Image segmentation is the process of partitioning an image into various segments. This is an important process as it separates various objects in complex visual environments. Powerful segmentation models are also able to perform instance segmentation, where objects of the same type are detected and emphasized as belonging to the same category. Generally speaking, opaque colors are used to denote each detected segment, thus providing a visual representation of the detected segments or instances.
Segmentation models are useful to extract objects of interest for further processing and recognition. A common approach is to disregard information that does not belong to the segment or to the instance of interest, allowing subsequent models to better utilize available resources directly towards the specified task.
Our model is trained on the COCO-Stuff dataset, relying on a DeepLabv3 architecture with a ResNet-50 backbone.
Read more and try it out here.
Detic: A Detector with image classes that can use image-level labels to easily train detectors.
Detecting Twenty-thousand Classes using Image-level Supervision,
Xingyi Zhou, Rohit Girdhar, Armand Joulin, Philipp Krähenbühl, Ishan Misra,
ECCV 2022 (arXiv 2201.02605)
Detects any class given class names (using CLIP).
We train the detector on ImageNet-21K dataset with 21K classes.
Cross-dataset generalization to OpenImages and Objects365 without finetuning.
State-of-the-art results on Open-vocabulary LVIS and Open-vocabulary COCO.
Works for DETR-style detectors.
Facebook AI introduced, M2M-100 the first multilingual machine translation (MMT) model that translates between any pair of 100 languages without relying on English data.
When translating, say, Chinese to French, previous best multilingual models train on Chinese to English and English to French, because English training data is the most widely available. Their model directly trains on Chinese to French data to better preserve meaning. It outperforms English-centric systems by 10 points on the widely used BLEU metric for evaluating machine translations.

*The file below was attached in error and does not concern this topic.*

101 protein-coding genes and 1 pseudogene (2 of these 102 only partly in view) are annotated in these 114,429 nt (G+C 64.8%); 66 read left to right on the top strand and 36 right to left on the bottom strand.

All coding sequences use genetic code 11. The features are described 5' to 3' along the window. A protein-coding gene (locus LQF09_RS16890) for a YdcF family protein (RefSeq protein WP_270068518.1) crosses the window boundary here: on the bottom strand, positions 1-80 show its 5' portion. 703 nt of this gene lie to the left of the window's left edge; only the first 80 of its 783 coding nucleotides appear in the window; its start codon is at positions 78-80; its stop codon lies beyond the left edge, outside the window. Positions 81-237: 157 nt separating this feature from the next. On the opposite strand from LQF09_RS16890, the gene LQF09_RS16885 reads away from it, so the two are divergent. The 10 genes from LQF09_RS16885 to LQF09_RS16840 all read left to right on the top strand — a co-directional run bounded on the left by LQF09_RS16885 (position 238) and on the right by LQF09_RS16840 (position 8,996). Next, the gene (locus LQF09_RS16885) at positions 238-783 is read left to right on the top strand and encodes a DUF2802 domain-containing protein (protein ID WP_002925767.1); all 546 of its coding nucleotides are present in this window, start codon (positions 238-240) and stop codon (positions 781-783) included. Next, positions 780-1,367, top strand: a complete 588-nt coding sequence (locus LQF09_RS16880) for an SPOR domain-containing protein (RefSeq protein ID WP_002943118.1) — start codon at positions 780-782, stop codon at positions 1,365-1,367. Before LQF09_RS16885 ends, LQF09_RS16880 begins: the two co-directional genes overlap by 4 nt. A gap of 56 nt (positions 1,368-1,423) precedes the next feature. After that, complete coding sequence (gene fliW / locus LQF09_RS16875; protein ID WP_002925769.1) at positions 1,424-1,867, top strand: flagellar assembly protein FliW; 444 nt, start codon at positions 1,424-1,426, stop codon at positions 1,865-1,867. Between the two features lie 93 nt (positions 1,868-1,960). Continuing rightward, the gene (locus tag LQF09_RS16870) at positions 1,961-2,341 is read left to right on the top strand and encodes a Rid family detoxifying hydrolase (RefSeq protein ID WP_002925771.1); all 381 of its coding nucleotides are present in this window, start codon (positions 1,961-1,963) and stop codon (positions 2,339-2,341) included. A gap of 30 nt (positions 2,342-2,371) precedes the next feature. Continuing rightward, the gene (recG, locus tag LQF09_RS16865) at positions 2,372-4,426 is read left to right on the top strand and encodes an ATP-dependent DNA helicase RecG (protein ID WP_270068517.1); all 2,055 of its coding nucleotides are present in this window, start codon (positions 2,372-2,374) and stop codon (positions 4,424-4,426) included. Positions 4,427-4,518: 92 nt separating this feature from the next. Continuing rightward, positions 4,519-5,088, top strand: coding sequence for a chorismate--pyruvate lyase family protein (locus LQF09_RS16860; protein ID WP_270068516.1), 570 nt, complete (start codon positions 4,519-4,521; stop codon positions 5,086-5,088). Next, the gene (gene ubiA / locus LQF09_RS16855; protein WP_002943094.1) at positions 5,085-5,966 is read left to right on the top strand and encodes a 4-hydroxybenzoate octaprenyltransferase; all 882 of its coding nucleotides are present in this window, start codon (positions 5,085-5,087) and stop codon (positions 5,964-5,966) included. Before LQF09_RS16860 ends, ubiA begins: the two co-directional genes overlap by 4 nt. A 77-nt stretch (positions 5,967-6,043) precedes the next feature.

M2M-100 is trained on a total of 2,200 language directions — or 10x more than previous best, English-centric multilingual models. Deploying M2M-100 will improve the quality of translations for billions of people, especially those who speak low-resource languages.
This milestone is a culmination of years of Facebook AI’s foundational work in machine translation. They share details on how we built a more diverse MMT training dataset and model for 100 languages. They're also releasing the model, training, and evaluation setup to help other researchers reproduce and further advance multilingual models.
We've made almost 200 of these models available on Clarifai Community! Check them all out here.
YOLOv5 🚀 is a family of object detection architectures and models pretrained on the COCO dataset, and represents Ultralytics open-source research into future vision AI methods, incorporating lessons learned and best practices evolved over thousands of hours of research and development. YOLO an acronym for 'You only look once', is an object detection algorithm that divides images into a grid system. Each cell in the grid is responsible for detecting objects within itself.